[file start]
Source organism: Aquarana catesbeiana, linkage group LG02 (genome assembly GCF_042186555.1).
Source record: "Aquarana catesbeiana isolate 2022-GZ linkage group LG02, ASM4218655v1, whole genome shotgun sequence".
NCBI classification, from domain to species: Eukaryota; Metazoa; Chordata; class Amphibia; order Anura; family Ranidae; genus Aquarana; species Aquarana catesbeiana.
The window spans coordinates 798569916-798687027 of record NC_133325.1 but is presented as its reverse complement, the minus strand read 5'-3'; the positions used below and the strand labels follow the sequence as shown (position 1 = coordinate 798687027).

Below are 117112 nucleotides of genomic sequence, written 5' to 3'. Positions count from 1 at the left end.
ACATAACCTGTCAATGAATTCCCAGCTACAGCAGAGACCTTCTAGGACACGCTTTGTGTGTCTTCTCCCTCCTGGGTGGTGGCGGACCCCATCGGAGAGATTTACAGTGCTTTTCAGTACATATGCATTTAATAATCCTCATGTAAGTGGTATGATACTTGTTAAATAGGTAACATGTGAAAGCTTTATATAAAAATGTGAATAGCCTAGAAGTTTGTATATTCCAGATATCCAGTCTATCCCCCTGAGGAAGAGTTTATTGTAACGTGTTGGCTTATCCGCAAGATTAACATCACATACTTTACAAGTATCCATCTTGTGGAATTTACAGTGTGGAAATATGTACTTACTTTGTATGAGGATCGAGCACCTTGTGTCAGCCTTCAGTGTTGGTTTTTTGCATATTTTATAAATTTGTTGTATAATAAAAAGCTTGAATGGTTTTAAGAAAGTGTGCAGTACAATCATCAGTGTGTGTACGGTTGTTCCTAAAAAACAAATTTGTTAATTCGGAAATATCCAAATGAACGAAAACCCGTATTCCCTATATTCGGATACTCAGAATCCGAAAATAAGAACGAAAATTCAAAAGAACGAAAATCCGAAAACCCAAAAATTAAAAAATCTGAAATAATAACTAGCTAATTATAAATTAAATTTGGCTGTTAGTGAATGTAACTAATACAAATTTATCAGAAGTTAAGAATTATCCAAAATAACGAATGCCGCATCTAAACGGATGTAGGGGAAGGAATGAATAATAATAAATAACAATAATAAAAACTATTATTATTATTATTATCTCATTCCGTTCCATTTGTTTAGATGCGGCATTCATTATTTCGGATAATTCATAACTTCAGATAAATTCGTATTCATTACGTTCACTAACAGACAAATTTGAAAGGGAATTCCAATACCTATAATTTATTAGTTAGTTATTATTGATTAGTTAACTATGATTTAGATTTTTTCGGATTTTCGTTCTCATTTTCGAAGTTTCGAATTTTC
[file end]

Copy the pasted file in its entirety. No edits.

Source organism: Aquarana catesbeiana, linkage group LG02 (genome assembly GCF_042186555.1).
Source record: "Aquarana catesbeiana isolate 2022-GZ linkage group LG02, ASM4218655v1, whole genome shotgun sequence".
NCBI classification, from domain to species: Eukaryota; Metazoa; Chordata; class Amphibia; order Anura; family Ranidae; genus Aquarana; species Aquarana catesbeiana.
The window spans coordinates 798569916-798687027 of record NC_133325.1 but is presented as its reverse complement, the minus strand read 5'-3'; the positions used below and the strand labels follow the sequence as shown (position 1 = coordinate 798687027).

Below are 117112 nucleotides of genomic sequence, written 5' to 3'. Positions count from 1 at the left end.
ACATAACCTGTCAATGAATTCCCAGCTACAGCAGAGACCTTCTAGGACACGCTTTGTGTGTCTTCTCCCTCCTGGGTGGTGGCGGACCCCATCGGAGAGATTTACAGTGCTTTTCAGTACATATGCATTTAATAATCCTCATGTAAGTGGTATGATACTTGTTAAATAGGTAACATGTGAAAGCTTTATATAAAAATGTGAATAGCCTAGAAGTTTGTATATTCCAGATATCCAGTCTATCCCCCTGAGGAAGAGTTTATTGTAACGTGTTGGCTTATCCGCAAGATTAACATCACATACTTTACAAGTATCCATCTTGTGGAATTTACAGTGTGGAAATATGTACTTACTTTGTATGAGGATCGAGCACCTTGTGTCAGCCTTCAGTGTTGGTTTTTTGCATATTTTATAAATTTGTTGTATAATAAAAAGCTTGAATGGTTTTAAGAAAGTGTGCAGTACAATCATCAGTGTGTGTACGGTTGTTCCTAAAAAACAAATTTGTTAATTCGGAAATATCCAAATGAACGAAAACCCGTATTCCCTATATTCGGATACTCAGAATCCGAAAATAAGAACGAAAATTCAAAAGAACGAAAATCCGAAAACCCAAAAATTAAAAAATCTGAAATAATAACTAGCTAATTATAAATTAAATTTGGCTGTTAGTGAATGTAACTAATACAAATTTATCAGAAGTTAAGAATTATCCAAAATAACGAATGCCGCATCTAAACGGATGTAGGGGAAGGAATGAATAATAATAAATAACAATAATAAAAACTATTATTATTATTATTATCTCATTCCGTTCCATTTGTTTAGATGCGGCATTCATTATTTCGGATAATTCATAACTTCAGATAAATTCGTATTCATTACGTTCACTAACAGACAAATTTGAAAGGGAATTCCAATACCTATAATTTATTAGTTAGTTATTATTGATTAGTTAACTATGATTTAGATTTTTTCGGATTTTCGTTCTCATTTTCGAAGTTTCGAATTTTC